Emerging markets are back in positive territory after a sour start to the year, as investors bet that central banks will support the global economy for an extended period.
The MSCI Emerging Markets index, dominated by stocks in China, South Korea and Taiwan, is up 4.6 cent this year. Demand for government bonds issued by developing economies has pushed up prices and pulled the yield on JPMorgan’s dollar-denominated index down to a six-month low of 5.89 per cent.
“There is some confidence that global growth is not going into a black hole,” said James Barrineau, co-head of emerging market debt at Schroders.
The recent rally in emerging markets represents a sharp turnround from the first month of the year, when China’s economic slowdown, falling oil prices and a rise in US interest rates in December drove investors to remove money from emerging markets at a record pace.
The Federal Reserve’s markedly cautious view of the global economy last week has cemented expectations there will not be an aggressive schedule of interest rate rises in the US this year.
“One of the most important drivers is the Fed’s dovishness,’’ said Mr Barrineau. ‘’That has stopped the rally in the US dollar and been beneficial to EM currencies.”
Some of the countries regarded as being most exposed to rising US rates are Brazil and South Africa, which rely on international capital to service budget deficits. In January, both the Brazilian real and South African rand touched multiyear lows against the US dollar while the average cost of borrowing across emerging markets reached a five-year high of 6.78 per cent.
In credit markets, investors say talk is now about how long the calm in emerging markets can last. Policy officials in the US refuse to rule out more than two rate rises this year, Brazil remains tangled in a corruption scandal, Russia is still subject to western sanctions and Turkey has endured a string of terrorist attacks, meaning many of investors’ concerns remain a threat.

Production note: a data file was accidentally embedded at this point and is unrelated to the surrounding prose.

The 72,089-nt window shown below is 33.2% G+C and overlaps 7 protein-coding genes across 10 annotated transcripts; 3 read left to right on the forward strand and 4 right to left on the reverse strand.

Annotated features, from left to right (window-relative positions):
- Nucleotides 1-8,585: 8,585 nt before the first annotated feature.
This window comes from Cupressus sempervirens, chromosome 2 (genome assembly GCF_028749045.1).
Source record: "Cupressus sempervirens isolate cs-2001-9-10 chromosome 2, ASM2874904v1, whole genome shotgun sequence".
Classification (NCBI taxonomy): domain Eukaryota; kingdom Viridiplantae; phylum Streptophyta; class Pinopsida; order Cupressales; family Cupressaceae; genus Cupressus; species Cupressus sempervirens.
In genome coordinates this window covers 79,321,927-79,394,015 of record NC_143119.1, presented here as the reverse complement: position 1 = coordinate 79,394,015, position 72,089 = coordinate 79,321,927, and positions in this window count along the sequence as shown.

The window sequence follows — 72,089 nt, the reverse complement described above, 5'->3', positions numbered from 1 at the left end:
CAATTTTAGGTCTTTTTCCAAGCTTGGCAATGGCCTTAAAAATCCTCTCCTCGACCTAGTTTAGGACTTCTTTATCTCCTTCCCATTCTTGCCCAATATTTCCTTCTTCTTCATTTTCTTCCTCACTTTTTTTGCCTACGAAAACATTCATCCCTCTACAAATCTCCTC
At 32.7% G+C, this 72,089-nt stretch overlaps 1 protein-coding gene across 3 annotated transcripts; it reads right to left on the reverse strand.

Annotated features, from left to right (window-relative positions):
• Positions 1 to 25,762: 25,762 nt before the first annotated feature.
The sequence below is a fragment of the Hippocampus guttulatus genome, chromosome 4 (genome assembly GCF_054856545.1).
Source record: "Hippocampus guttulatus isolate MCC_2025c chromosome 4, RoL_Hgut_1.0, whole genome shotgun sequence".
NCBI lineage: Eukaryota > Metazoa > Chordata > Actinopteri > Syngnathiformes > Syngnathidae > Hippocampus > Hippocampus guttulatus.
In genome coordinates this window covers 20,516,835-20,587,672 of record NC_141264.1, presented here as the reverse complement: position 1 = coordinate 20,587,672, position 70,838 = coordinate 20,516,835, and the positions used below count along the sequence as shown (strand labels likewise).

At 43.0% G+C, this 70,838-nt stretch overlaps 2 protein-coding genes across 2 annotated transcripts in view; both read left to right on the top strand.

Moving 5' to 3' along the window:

Bhanu Baweja, emerging market strategist at UBS, says changes in global risk appetite seem to be occurring more frequently, so that rallies can quickly become downturns.
“The improvement in risk appetite since its worst point in January has been rapid,” he cautions. “?.?.?.?upward momentum is nearing an advanced stage, in our view cautioning against chasing EM assets aggressively.”
Around $9tn in capital flowed into emerging markets between 2005 and 2015, fuelled in part by central bank-enabled easy money, raising concerns that developing countries could face a credit crisis once the US tightened monetary policy.
As the US economy has showed signs of improvement and the Fed made plans to raise rates for the first time since the financial crisis, emerging market currencies endured one of their worst years on record in 2015, falling 15 per cent against the US dollar, according to JPMorgan’s index.
今年迄今，以中国大陆、韩国和台湾的股票为主的MSCI明晟新兴市场指数(MSCI Emerging Markets index)上涨了4.6%。新兴经济体发行的政府债券受到热捧，推高了价格，把摩根大通(JPMorgan)以美元计价的新兴市场政府债券指数的收益率拉低至5.89%的6个月低点。